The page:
Studio Visit: Heidi Brandow

November 2, 2016
Heidi Brandow, Sometimes we get lucky, mixed media
Heidi Brandow, Sometimes we get lucky, mixed media

“My sons had this intense Titanic phase. Everything was Titanic,” says Heidi Brandow. She’s showing us around her living room, which hosts a family lineage of artworks. Just below a long, colorful mixed media piece by Brandow, there’s a row of smaller panels featuring soldiers, science fiction characters and the Unsinkable Ship. “Zozobra is another big influence,” Heidi says. “They’ve done Star Wars, World War I, World War II.”



Heidi’s sons have inherited her ability to distill myriad cultural influences into playful, powerful creations. The Santa Fe artist hails from a long line of Native Hawaiian singers, musicians and performers on her mother’s side, and Dinè storytellers and medicine people on her father’s side. Her pursuit of an artistic career came naturally; she is a graduate of the Institute of American Indian Arts, and has studied design at the Harvard Graduate School of Design and the Istanbul Technical University.


In her adventures across the country and around the globe, Heidi has discovered a vast multicultural palette from which she draws aesthetic and conceptual inspiration. She has a long-running series of mixed media panels that feature mischievous monsters, which point to the Superflat movement and street art aesthetics. Another series chronicles our interactions with the Internet to explore contemporary conceptions of virtual reality.


“I knew from an early age that our native identity is so rich that we shouldn’t just hold it to a specific ceremony or spiritual practice,” Heidi says. “In my eyes, art is a tool that helps mark history, time, place and memory. Who’s to say pop culture, and Facebook and Instagram, are not equally as important as star sticks that were made a long time ago to track the different star patterns?” As she works on a new composition at her dining room table, Heidi discusses her cultural heritage, her diverse influences, and the unique motivations behind her varied artistic pursuits:


Heidi Brandow studio visit


I’ll often just start composing directly on the panel. I might do some light sketching if it’s a figure or character that I haven’t used before, just to get an idea of what that would look like. Generally, I do all of it on the surface. 


This series is a really nice way for me to utilize these characters or images that I’ve been working with for a long time, and try to superimpose them, or make them work with these crazy, mixed-up patterns.


How do you dream up these characters? 


Initially, all of them came out of sketches. I grew up in Hawaii, and there’s a huge Asian and Japanese influence there. That environment exposed me to this aesthetic that I really loved. Everything from their candy wrappers to their sodas to their magazines had this bubble gum kind of appeal. There are all of these insane, weird characters, but also very simplified forms. That’s something that just never left me. Over the years, I would create these little guys, and keep this ongoing sketchbook of them. It wasn’t until about 13 years ago that I finally decided to start making work with them, rather than just doing it as a fun thing.


Do the monsters have names, or story lines? 


For me personally, they don’t have names, and there’s no story behind any of them. I try not to put too much of my own self into them. I don’t want to over personalize it. These are a nice outlet for me to create work that is lighthearted, that is easy. It’s very fluid. I feel like when people see it, they get it immediately. Whether you like it or you don’t like it, it’s a visceral thing. It’s not too theory-based.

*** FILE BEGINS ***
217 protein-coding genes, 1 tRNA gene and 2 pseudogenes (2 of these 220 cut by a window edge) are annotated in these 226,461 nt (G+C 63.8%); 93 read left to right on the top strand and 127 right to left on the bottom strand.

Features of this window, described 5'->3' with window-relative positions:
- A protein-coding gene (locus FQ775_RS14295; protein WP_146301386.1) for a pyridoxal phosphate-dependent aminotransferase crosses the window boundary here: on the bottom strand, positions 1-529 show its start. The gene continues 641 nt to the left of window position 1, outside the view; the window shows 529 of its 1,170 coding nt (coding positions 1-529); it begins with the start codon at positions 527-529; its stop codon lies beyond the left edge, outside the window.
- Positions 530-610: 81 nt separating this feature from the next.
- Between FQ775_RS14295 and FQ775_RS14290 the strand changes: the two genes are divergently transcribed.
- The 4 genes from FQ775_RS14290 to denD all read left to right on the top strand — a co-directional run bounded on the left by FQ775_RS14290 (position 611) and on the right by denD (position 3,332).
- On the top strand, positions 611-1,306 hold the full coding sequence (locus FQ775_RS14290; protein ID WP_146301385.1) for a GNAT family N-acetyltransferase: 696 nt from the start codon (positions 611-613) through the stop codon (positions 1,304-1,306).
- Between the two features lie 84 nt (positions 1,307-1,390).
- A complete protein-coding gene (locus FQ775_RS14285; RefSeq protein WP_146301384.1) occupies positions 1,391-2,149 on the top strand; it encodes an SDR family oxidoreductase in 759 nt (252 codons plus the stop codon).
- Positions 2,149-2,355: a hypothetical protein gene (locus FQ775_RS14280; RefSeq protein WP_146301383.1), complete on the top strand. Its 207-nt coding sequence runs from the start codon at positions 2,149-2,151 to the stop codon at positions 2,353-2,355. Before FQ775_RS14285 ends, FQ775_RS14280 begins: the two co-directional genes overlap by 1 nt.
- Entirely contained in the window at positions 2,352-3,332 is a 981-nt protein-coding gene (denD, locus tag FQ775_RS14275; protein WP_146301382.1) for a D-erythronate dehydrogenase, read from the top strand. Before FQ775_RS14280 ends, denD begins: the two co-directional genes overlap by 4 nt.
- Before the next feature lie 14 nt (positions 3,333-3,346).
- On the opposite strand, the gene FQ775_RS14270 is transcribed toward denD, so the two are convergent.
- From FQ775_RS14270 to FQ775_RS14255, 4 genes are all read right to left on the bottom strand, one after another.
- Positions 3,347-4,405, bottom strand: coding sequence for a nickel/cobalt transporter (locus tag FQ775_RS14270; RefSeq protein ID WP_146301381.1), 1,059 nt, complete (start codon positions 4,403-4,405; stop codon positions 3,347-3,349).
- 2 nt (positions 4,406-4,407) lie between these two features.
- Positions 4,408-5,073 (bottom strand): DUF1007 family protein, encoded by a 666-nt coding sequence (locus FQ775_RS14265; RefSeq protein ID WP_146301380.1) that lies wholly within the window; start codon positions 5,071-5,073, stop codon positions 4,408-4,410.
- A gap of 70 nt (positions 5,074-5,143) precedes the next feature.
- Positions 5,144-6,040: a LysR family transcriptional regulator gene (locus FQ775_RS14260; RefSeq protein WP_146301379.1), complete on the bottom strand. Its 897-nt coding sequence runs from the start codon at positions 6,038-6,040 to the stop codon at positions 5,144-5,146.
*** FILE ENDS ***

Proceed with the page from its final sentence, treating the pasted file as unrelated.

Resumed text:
I want my work to reach everyone. I don’t come from a community or people that are heavy academicians. In fact, I would argue that the art world has largely blocked out people of color from participating in art to a large extent.


On the other hand, I think a lot of the work I do is a little heavier. This is a nice outlet, where I can just make work that is more lighthearted and fun.


Heidi Brandow studio visit


All of the works in this series feature collage elements. Where do you source your materials? 


A lot of times if I’m traveling, I’ll try to collect papers from wherever I’m going or wherever I’ve been. It could be anything. I like to accumulate stuff from wherever we go, because I feel like when I add that to the pieces, they’re a little footprint. At least for me, they leave some traces of places that I’ve been or experiences I may have had. Of course, some of them may be directly referencing a specific period, or I just like the way it looks.


It sounds like there’s some autobiographical significance to your work, but it’s subtle. 


I have such a weird thing about this personal narrative situation. When I was in college studying art—I don’t know how everybody teaches, or what other programs look like—but I feel like that whole narrative thing was so abused. I get it that these are tools that people use to create meaning, and maybe that meaning comes from very personal experiences. But I don’t know that everything has to be that way.


I feel like a lot of female artists, maybe they’re held up to a little bit more of a, “Well, she’s female so it must have some kind of narrative. It must mean something. It must have this intense personal story.” Are we asking the same questions with male artists? I guess I’m just at odds with it. I question it a lot.


You are a descendant of musicians and storytellers. Is there a performative element to your art practice? 


I do like interacting with people. I’ll talk to my clients, or interact with people at events. I’m often really surprised at the people that I meet. I’m really excited when I see that the demographic of people that are into it is so broad. To be able to create work that transcends those cultural and social and economic boundaries, that’s what I want. I think that’s why I’m surprised. I’m like, “Wow, this old man’s into it, that little kid’s into it. Let’s hang out!”